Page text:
The balance between omega-3 and omega-6 fatty acids may also markedly affect cell metabolism. Evidence in the literature shows that essential fatty acids influence the physical properties of cell membranes in terms of fluidity and permeability, activity of membrane receptors, enzymes and ion channels, and cell response to various stimuli through the production of secondary messengers [92]. Therefore, the beneficial effect of omega-3-diet on antioxidant status likely involves DHA and EPA because EPA is known to give rise to eicosanoids of omega-3 fatty acid series which exert opposite effects to those of omega-6 series derived from linoleic acid (LA) and arachidonic acid (AA). In addition, EPA may also be converted into DHA which, along with dietary DHA, may further contribute to the beneficial effects. It has also been shown that DHA may give rise to some discovered derivatives like docosatrienes or resolvins which exert beneficial effects on the antioxidant status [95]. Similarly, the fatty acids have been shown to modulate cell signaling mechanisms via their incorporation in the plasma membrane phospholipids [96]. Although the exact mechanism by which EPA/DHA exert antioxidant action is not well understood, Das et al. [97] have suggested that EPA/DHA supplementation inhibits free radical generation and suppresses lipid peroxidation and NO synthesis in patients with nephritic syndrome. This finding suggests that EPA or DHA may be involved in scavenging of free radicals and NO. In support of the finding, Yazu et al. [93] reported that in aqueous micellar dispersions composed of methyl esters of EPA or linoleate (LA), the oxidizability of the methyl ester of EPA (omega-3) was lower than that of methyl linoleate (omega-6). The EPA micelle had ≥2 molecules of oxygen in the peroxyl radical while the linoleate micelle had only one molecule suggesting that EPA is more polar than linoleate and the oxygen species polar radicals may migrate from the lipophilic core of the micelle to the polar surface. Due to this migration, an environment was created that favoured the termination and reduced the propagation of oxidation reactions [84]. This ability of EPA to behave as peroxyl and free radical scavenger is one of the mechanisms which may be used to explain the antioxidant properties of the fatty acid. With regard to the antioxidant properties of EPA/DHA, it has recently been proposed that DHA inhibited more efficiently than EPA the protein degradation by regulating NFB (Nuclear Factor kappa B) signaling pathway in mouse C2C12 myotubes through activating PPAR gene expression [98]. In addition, other authors have found that DHA and genistein exert complementary actions whilst genistein is antagonistic to arachidonic acid (an omega-6 PUFA) for controlling prostaglandin E2 production as well as invasiveness of MDA-MB-231 human breast cancer cells in culture by modulating the level of NFB expression [99].

5. Effects of Omega-3 PUFA on the Immune System in Gestational Diabetes: Implication in Macrosomia

As stated above, the immune system plays a preponderant role in the pathogenesis of maternal diabetes in pregnancy and macrosomia and both pathologies involve T cell activation. Many investigators have shown interest in the effects of omega-3 fatty acids on several diseases including diabetic pregnancy and obesity. It has been established that omega-3 PUFAs exert immunosuppressive effects [92, 94]. Being immune modulator agents, omega-3 PUFAs are thought to play an important role in the modulation of immune cell activation by exerting action through Th1/Th2 dichotomy in diabetic pregnancy and macrosomia. Consequently, the fatty acids are being used in the management of diabetes mellitus in human beings [100] and experimental models [94] and also in several inflammatory and autoimmune diseases including rheumatoid arthritis and multiple sclerosis [101]. Physiologically, n-3 PUFA suppresses mitogen-stimulated proliferation of lymphocytes isolated from lymph nodes [94]. It has also been shown that dietary EPA and DHA are equipotent in inhibiting IL-2 production in rodents [102, 103]. The production of IFN- is also decreased by the fatty acids [104]. Hence, it can be argued that the exhibited potential action of the fatty acids on cytokine secretion [102] is attributed to eicosapentaenoic acid (EPA) and docosahexaenoic acid (DHA) which appear as the most potent immunomodulators of omega-3 PUFA family.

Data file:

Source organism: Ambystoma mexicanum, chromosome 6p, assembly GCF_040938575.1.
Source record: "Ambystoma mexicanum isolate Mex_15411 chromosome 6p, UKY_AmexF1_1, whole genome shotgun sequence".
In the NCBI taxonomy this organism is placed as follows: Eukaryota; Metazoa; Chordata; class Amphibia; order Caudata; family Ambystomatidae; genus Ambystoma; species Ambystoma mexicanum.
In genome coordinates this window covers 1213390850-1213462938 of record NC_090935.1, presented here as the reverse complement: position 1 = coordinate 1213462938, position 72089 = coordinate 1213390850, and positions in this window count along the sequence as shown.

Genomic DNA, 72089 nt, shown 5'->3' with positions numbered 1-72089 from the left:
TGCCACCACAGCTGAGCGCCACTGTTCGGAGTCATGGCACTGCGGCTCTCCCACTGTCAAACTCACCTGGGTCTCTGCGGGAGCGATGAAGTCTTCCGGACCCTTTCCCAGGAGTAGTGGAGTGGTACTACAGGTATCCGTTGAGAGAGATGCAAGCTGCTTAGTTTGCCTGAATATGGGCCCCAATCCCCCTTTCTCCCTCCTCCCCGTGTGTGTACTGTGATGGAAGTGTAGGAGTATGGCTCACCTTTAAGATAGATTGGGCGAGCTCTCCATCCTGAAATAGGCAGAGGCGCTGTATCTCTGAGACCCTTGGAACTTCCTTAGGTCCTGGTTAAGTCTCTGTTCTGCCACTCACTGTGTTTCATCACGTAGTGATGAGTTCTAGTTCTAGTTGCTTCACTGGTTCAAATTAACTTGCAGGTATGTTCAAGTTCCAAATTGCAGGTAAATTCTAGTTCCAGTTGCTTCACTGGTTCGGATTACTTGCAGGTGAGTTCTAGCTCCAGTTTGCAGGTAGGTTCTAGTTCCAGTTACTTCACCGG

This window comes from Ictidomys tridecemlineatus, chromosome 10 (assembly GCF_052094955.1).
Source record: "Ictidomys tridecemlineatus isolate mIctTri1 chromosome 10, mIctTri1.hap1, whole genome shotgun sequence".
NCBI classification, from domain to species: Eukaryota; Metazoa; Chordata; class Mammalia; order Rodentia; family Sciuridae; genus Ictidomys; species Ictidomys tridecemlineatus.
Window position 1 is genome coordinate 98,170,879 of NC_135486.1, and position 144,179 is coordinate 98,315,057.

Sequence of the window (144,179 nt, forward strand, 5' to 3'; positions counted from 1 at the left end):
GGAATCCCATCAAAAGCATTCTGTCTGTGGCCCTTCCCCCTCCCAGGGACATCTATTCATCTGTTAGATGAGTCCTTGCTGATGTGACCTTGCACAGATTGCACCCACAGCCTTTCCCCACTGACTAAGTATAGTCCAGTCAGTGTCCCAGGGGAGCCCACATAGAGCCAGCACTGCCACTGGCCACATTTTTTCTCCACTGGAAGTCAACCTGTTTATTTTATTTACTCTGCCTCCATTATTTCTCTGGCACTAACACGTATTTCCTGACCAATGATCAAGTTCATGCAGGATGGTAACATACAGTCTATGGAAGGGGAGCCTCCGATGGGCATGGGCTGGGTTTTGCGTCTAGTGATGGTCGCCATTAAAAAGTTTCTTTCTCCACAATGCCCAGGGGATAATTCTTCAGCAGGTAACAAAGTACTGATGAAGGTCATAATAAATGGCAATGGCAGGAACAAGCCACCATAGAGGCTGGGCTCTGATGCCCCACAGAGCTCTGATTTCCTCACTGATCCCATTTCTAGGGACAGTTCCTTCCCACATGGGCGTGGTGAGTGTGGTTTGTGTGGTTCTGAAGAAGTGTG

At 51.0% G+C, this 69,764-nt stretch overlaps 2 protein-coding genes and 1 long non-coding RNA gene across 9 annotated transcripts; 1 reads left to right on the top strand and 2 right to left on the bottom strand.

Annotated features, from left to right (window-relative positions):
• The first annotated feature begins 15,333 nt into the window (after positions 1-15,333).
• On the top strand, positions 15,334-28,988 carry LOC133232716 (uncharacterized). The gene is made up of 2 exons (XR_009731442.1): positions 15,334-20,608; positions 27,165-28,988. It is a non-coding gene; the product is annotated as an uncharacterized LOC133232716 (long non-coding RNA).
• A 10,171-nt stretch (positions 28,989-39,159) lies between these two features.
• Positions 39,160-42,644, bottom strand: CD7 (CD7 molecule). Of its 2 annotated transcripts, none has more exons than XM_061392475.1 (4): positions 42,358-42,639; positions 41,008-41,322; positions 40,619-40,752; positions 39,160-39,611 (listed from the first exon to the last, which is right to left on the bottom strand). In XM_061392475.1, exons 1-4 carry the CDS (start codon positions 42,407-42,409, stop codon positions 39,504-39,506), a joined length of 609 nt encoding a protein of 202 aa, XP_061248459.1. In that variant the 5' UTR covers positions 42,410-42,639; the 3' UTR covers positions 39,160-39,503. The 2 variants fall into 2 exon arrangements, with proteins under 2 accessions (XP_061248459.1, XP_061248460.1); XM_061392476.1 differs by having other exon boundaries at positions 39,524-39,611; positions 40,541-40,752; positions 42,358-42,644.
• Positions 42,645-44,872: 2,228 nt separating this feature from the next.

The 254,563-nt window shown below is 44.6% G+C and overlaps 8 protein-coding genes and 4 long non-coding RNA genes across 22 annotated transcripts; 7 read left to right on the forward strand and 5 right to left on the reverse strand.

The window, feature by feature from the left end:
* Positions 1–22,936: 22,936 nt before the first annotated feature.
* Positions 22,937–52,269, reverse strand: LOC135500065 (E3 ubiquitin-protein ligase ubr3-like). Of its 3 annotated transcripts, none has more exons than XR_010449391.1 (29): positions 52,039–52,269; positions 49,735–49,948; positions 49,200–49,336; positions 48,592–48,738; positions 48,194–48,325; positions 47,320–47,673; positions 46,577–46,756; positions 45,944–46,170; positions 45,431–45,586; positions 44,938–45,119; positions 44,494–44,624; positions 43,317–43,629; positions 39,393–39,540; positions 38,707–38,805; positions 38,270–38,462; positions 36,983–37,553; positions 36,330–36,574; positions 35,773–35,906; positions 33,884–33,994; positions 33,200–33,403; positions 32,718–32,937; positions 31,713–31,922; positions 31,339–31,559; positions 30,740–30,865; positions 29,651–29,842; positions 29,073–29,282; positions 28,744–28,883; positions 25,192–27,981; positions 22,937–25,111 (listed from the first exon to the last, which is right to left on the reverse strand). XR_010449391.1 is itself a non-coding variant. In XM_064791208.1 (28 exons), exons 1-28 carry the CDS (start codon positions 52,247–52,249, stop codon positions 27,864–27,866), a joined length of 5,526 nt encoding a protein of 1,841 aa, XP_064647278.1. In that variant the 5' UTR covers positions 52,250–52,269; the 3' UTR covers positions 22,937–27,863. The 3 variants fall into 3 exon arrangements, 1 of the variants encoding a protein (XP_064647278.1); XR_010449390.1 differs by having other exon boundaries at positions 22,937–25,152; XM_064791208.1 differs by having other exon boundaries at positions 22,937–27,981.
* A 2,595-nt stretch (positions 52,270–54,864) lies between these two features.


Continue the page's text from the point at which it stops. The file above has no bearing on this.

With regard to the effects of omega-3 PUFA on diabetic pregnancy, previous studies have established that feeding omega-3-enriched diet to pregnant healthy animals potentiates the increase of the Th2 phenotype in the lymphoid organ (spleen) and peripheral blood of the animals on standard diet [65, 105]. In diabetic pregnancy however, omega-3-enriched diet increases Th2 cytokines and decreases Th1 cytokines at both expressing and circulating levels [65].

In animal and human studies, a shift of Th1/Th2 balance to a proinflammatory Th1 phenotype has been observed in macrosomic newborns and adult obese animals that were macrosomic as newborns of diabetic dams [26, 65]. As compared to animals fed on a standard diet, feeding the omega-3 PUFA enriched diet to adult obese rats from macrosomic newborns significantly diminishes the mRNA expression of Th1 cytokines and increases that of IL-4 but not that of IL-10 [65] (Figure 1). While the circulating high concentrations of IFN- observed in adult obese rats from macrosomic newborns are lowered by omega-3 PUFA diet, the IL-4 level observed in the animals is increased by the omega-3 PUFA diet (Figure 1). These findings suggest that omega-3 PUFA diet exerts beneficial effects in obese rats from macrosomic newborns by significantly shifting the Th1/Th2 (IFN-/IL-4) ratio to a Th2 phenotype [65] (Figure 1). However, the omega-3 PUFA diet could not significantly influence glycaemia in macrosomic newborns and obese rats, suggesting that macrosomia may be a multifactorial pathology.

6. Conclusion

Gestational diabetes mellitus and macrosomia that results in adulthood obesity are pathologies associated with several metabolic disorders, implicating lipid metabolism, altered antioxidant status, and disrupted immune defense system. Based on the evidence available in animal studies, feeding omega-3 PUFA diet not only decreases the high rate of macrosomia induced by diabetic pregnancy but also exerts a lipid-lowering action in both pathologies. Omega-3 PUFA also contributes to the protection against oxidative stress during gestational diabetes and adulthood obesity that results from macrosomia and restores the immune defense system disrupted by diabetes. The protection is by enhancing Th2 phenotype in diabetic pregnancy and therefore shifting the Th1/Th2 phenotype from a deleterious proinflammatory Th1 phenotype to a protective anti-inflammatory Th2 phenotype in offspring that were macrosomic at birth and became obese in the adulthood. Further studies targeting humans are recommended to further explore application of the fatty acids as supplements in the management of gestational diabetes and inflammatory and immune disease conditions.


GDM:Gestational diabetes mellitus
PUFA:Omega-3 polyunsaturated fatty acids
CD:Cluster of differentiation
AA:Arachidonic acid
LA:Linoleic acid; eicosapentaenoic acid (EPA); and docosahexaenoic acid (DHA)
Th cells:T helper cells
TBARS:Thiobarbituric acid-reactive substances
TC:Total cholesterol
SOD:Superoxide dismutase
GSH-Px:Glutathione peroxidase
GSSG-Red:Glutathione reductase.

Conflict of Interests

All of the authors have nothing to declare as far as the conflict of interests is concerned.


The work performed in the authors’ laboratory was supported by the French Foreign Office and the Ministry of Higher Education and Research (France) which sanctioned the contingent grants for the work. The authors also express their sincere thanks to the Islamic Development Bank (IDB) and the Office of Scholarship Programme that granted a postdoctoral fellowship to A. Yessoufou at the Centre for Integrative Genomics (University of Lausanne, Switzerland).